Former British ambassador to Cuba Paul Webster Hare
CUBA'S POLITICAL PRISONERS
It took more than dialogue to free them
BY PAUL WEBSTER HARE
Cuban political prisoners are being released because of dialogue, Spanish Minister Moratinos is telling the European Union. He is claiming the Spanish government's approach is vindicated and that the EU Common Position on Cuba should now be abandoned. There is a ``new era'' in Cuba.
The promised release (or exile) of 52 political prisoners is welcome news, but how really did it happen and how should the international community now engage with Cuba?
Dialogue with Cuba is nothing new to the EU. Since the Common Position was agreed upon in 1996, scores of EU ministers from member countries have visited Cuba, and many Cuban government officials have visited Europe. The EU has sponsored major cooperation programs with Cuba and exchanges in science, education, sport and culture. EU tourists and foreign investment have followed. The objective is to promote greater political and economic openness from within Cuba.
This EU dialogue and engagement with Cuba has been achieved with a Common Position. Indeed such instruments are widely used to coordinate EU foreign policy. The EU and Cuba opened a formal EU Commission office in Havana in March 2003 and the Cuban government was delighted.
However, five days later, when the eyes of the rest of the world were on Iraq, the EU reacted to Cuba's crackdown and jailing of the 75, whose releases we see now. The EU imposed diplomatic sanctions on Cuba and invited the dissidents and their families to their parties, alongside members of the government. Fidel Castro was furious, staging massive rallies against the Spanish and Italian embassies and freezing diplomatic contacts. The British embassy received a bomb threat. The solidarity which the EU fostered helped the formation of the Damas de Blanco group. They and Oswaldo Paya have both won EU Parliament prizes. All this was under the Common Position.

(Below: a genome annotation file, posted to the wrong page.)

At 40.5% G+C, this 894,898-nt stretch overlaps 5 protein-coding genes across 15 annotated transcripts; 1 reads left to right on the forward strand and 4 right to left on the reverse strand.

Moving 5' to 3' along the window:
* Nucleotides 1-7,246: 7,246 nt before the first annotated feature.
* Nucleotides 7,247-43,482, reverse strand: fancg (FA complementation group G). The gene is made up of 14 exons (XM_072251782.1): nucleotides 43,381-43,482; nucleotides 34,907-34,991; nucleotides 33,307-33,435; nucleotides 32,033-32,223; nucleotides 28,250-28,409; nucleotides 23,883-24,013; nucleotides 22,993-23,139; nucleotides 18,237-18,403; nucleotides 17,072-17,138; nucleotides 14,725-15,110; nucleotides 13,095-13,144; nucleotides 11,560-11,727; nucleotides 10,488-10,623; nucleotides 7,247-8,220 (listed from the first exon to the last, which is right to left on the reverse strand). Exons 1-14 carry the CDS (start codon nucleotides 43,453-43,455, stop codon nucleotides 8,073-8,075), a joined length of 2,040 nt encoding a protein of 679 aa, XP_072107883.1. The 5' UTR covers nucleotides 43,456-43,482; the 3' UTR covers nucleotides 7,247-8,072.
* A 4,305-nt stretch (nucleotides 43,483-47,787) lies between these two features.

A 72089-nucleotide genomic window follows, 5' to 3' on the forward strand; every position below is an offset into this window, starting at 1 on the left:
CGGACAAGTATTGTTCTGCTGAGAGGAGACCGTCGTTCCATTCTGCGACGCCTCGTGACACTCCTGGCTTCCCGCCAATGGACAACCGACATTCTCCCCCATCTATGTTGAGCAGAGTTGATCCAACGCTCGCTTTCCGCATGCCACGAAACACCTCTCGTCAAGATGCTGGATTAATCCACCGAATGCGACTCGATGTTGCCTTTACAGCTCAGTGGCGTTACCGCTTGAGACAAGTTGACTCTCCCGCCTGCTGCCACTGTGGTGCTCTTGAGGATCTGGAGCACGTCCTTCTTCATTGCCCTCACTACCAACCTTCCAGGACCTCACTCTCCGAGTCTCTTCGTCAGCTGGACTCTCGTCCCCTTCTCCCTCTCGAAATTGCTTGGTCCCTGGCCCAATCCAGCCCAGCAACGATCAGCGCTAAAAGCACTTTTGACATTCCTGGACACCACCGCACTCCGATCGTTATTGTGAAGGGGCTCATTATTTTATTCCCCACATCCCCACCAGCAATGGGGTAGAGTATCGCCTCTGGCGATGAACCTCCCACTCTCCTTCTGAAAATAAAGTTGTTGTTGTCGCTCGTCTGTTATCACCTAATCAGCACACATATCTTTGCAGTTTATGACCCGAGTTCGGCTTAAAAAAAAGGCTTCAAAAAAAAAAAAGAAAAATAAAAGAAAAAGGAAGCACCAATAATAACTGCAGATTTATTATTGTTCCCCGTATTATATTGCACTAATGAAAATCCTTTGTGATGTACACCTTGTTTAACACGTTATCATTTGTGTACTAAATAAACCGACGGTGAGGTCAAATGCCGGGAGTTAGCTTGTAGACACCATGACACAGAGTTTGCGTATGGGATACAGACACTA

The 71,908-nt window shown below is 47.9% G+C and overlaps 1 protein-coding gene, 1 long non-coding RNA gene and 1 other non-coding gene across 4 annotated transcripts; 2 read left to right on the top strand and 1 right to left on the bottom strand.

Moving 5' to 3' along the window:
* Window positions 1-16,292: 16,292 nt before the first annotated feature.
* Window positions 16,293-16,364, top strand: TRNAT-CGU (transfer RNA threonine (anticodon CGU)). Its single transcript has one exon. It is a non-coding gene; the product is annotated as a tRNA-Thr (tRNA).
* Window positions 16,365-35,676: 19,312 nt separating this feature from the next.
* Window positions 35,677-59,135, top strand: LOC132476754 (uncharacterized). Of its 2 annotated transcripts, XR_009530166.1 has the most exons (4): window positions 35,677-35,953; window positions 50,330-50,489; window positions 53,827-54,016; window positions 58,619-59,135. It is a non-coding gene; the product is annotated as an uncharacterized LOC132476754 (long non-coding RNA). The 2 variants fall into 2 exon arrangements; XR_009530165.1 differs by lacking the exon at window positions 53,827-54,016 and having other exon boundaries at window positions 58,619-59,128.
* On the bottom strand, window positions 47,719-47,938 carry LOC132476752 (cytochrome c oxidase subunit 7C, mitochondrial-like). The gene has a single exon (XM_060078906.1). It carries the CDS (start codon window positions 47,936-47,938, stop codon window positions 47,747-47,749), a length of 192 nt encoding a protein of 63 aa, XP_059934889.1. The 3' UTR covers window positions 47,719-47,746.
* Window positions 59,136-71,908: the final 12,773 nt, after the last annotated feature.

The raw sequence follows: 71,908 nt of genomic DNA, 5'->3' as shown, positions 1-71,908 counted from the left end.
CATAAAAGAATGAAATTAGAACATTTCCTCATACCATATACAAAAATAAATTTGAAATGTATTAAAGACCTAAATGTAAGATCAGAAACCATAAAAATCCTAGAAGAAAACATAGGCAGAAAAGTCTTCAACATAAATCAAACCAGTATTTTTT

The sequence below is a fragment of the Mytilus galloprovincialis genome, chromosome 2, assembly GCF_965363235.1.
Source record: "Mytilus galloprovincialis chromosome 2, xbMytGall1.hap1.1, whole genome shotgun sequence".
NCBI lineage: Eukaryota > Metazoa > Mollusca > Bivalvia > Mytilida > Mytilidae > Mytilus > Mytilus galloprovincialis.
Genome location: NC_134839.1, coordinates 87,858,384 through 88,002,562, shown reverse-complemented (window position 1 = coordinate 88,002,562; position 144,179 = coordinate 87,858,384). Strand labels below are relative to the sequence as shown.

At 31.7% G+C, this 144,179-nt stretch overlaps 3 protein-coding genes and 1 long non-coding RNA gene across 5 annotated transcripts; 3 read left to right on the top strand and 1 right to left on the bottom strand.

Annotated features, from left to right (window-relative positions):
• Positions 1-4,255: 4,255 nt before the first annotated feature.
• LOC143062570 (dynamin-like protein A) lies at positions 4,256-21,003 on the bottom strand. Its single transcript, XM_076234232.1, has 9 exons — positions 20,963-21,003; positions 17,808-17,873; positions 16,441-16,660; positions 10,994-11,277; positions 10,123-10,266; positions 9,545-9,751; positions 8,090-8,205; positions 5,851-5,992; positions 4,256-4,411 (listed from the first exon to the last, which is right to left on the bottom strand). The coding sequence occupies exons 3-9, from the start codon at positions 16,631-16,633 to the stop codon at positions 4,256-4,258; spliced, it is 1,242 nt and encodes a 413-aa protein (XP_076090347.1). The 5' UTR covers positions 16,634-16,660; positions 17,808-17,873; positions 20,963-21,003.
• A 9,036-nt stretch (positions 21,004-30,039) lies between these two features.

Moratinos came to office in 2004 and proposed a radical shift in EU policy. He questioned the purpose of the sanctions, arguing the Common Position stood in the way of ``a serene and confident relationship'' between the EU and Cuba. Moratinos set about negotiating the sanctions away.
Fourteen prisoners were released by December 2004 (while the EU sanctions were still in place) including prominent figures like Raul Rivero, Martha Beatriz Roque and Oscar Espinosa Chepe. Since the dropping of the EU sanctions there were no other mass releases of prisoners -- until July 2010.
Moratinos' diplomacy has involved regular contact with the Cuban government. Yet when in Havana he has refused to meet opposition figures and did not question the Cuban government's record on human rights. In 2009 Moratinos said that the scrapping of the Common Position on Cuba would be a centerpiece of the Spanish EU presidency in the first half of 2010.
Why? Because it was disrespectful to the Cuban government and stood in the way of a ``normal'' relationship between Cuba and the EU.
As often in Cuba policy, events have intervened. Five years after the EU dropped its sanctions, Yoani Sánchez was being attacked, the Damas de Blanco were being harassed and threatened and Orlando Zapata Tamayo had died for the cause of the dissident prisoners. On March 11, the European Parliament condemned the Cuban government for Zapata's death and called for renewed EU attention to human rights. On March 24, President Obama echoed the same sentiments. In April 2010, Cardinal Jaime Ortega gave his now famous, forthright interview to the Catholic Church's Palabra Nueva, and respected Cubans like Silvio Rodríguez and Carlos Varela criticized repression in Cuba.
The prisoner releases are not then simply attributable to ``dialogue.'' The EU has had to play a more versatile role as Cubans themselves have been emboldened. The church's assertiveness followed EU and international outrage and showed what many suspected -- that the church had long underused it potential for political influence.
The church has now embraced the dissidents' cause and wider frustrations. Combined with the opposition's own courage they have forged an effective alliance. But the EU has also continued to focus on Cuba. Its tourists, investment and cooperation are still there. But it refused to abandon the Common Position in June 2010 as Moratinos wanted, postponing their review until September. We see the results today.
Moratinos can claim credit for keeping the EU's attention on Cuba but the firmness of the collective EU in denouncing Cuban repression has surely proved more valuable since 1996. It has helped to produce more than dialogue for its own sake. The EU should heed these lessons when it reviews Cuba policy -- and the continued lack of basic freedoms on the island -- in September.